The class was called spin / core, so after 45 minutes of spinning, she led us in about 10 minutes of core exercises and then some stretching.  I’m not sure if it’s because I was exhausted from spinning or because I just have a weak core, but the core stuff was so hard.  She started out with a basic plank and then you sort of rocked from side to side.  I basically couldn’t really do it.  I was toast.  But maybe if I persist, I’ll get better at it.  I’m not sure once a week is a high enough frequency for 10 minutes of core exercises to make any difference whatsoever, though.  I’d hoped my pushups were working my core, and there’s no doubt they are, but perhaps I should add some type of plank exercise to my thrice weekly strength exercises.  I think core strength is not only good for cycling and running but also for preventing back pain.  Ever since having the kids, I’ve dealt with on and off minor back issues, no big deal, but something that could potentially become worse with age.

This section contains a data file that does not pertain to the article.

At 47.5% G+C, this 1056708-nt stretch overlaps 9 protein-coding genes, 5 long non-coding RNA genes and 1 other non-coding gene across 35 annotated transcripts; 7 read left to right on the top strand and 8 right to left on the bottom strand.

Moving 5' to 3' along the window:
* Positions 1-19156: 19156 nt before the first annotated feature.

Yes, yes, YES.  Heads obviously need to roll over the Nasser situation, and those heads need to come from the power corridors of USA Gymnastics.

To make the Olympic team in 1996, you needed to be in the top 5 at the USA gymnastics Olympic trials.  (Shannon Miller and Dominique Moceanu were byes as they were injured by recognized to be the best gymnasts in the country.)

In 2000, doing well at the Olympic trials was no longer sufficient to make the team.  Instead of the athletes who won the trials being on the team:

That year, a selection committee ranked the women vying for the United States Olympic team using their scores at the national championships and the Olympic trials. Then the committee, led by Bela Karolyi, the national team coordinator at the time, selected the six-member team in a closed-door meeting. The gymnasts who were not selected, Beckerman among them, were cast aside, often without explanation.

In 2004:

The two women with the highest scores at the trials are virtually promised spots, although they must show what Marta Karolyi, the women’s national team coordinator and Bela’s wife, calls ”readiness” at a post-trials camp.